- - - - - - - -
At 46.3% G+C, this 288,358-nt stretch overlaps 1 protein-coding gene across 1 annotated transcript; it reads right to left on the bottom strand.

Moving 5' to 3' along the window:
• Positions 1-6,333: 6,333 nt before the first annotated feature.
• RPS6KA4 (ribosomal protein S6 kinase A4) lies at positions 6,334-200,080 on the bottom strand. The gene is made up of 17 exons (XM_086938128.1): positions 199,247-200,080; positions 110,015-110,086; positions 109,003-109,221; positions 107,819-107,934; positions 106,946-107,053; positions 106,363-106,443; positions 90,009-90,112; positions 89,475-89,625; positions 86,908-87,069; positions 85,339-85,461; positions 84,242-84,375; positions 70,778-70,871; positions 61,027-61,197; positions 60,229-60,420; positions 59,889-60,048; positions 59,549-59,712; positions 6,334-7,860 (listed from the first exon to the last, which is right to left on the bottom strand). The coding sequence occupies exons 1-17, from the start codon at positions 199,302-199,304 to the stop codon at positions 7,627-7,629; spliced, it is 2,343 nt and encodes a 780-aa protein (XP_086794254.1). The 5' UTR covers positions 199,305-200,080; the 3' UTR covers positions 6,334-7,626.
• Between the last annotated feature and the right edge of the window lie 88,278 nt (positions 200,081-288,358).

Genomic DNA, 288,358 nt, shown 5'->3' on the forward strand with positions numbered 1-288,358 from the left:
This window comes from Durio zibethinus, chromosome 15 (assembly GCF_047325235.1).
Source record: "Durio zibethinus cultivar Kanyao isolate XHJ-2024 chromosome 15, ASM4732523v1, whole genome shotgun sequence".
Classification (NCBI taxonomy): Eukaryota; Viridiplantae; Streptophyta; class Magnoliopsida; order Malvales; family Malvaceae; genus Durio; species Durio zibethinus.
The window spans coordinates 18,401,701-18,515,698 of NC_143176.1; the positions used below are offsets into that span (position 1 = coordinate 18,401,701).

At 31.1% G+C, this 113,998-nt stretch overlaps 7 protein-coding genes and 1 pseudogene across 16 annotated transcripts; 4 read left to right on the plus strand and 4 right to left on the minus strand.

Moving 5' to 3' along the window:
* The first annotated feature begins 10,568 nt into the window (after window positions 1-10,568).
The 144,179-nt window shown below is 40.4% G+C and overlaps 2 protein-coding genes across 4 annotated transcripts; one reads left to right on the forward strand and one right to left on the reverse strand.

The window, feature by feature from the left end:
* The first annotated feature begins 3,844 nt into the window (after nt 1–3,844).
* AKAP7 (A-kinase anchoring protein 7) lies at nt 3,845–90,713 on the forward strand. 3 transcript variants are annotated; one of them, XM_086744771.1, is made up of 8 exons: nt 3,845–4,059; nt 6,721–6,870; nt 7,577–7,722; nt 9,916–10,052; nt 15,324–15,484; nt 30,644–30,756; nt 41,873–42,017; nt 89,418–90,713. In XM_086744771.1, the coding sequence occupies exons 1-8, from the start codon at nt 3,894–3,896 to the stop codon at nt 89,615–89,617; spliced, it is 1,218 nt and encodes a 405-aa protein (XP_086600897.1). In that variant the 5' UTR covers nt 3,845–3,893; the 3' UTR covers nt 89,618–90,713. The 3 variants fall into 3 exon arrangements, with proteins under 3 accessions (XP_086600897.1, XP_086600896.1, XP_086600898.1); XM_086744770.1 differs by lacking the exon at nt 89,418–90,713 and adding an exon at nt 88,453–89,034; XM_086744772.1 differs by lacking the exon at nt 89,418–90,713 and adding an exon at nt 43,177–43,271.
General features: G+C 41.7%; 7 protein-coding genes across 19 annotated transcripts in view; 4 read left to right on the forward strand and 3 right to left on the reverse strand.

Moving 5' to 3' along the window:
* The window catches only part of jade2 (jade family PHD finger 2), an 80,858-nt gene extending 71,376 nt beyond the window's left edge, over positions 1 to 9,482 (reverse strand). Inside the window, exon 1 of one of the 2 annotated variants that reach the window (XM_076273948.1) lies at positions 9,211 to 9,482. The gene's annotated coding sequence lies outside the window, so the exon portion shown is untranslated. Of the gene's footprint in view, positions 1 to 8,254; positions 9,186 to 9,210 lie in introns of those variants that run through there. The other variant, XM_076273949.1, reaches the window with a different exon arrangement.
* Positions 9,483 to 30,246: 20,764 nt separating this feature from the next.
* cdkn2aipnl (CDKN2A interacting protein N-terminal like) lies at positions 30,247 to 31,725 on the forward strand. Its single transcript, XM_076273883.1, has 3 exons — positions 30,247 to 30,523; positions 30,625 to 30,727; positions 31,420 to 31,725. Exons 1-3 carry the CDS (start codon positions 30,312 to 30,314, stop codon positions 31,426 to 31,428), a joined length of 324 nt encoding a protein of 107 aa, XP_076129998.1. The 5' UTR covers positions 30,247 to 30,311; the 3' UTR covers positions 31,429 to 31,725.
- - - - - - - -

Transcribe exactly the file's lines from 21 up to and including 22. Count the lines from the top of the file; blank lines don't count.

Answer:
* Positions 9,483 to 30,246: 20,764 nt separating this feature from the next.
* cdkn2aipnl (CDKN2A interacting protein N-terminal like) lies at positions 30,247 to 31,725 on the forward strand. Its single transcript, XM_076273883.1, has 3 exons — positions 30,247 to 30,523; positions 30,625 to 30,727; positions 31,420 to 31,725. Exons 1-3 carry the CDS (start codon positions 30,312 to 30,314, stop codon positions 31,426 to 31,428), a joined length of 324 nt encoding a protein of 107 aa, XP_076129998.1. The 5' UTR covers positions 30,247 to 30,311; the 3' UTR covers positions 31,429 to 31,725.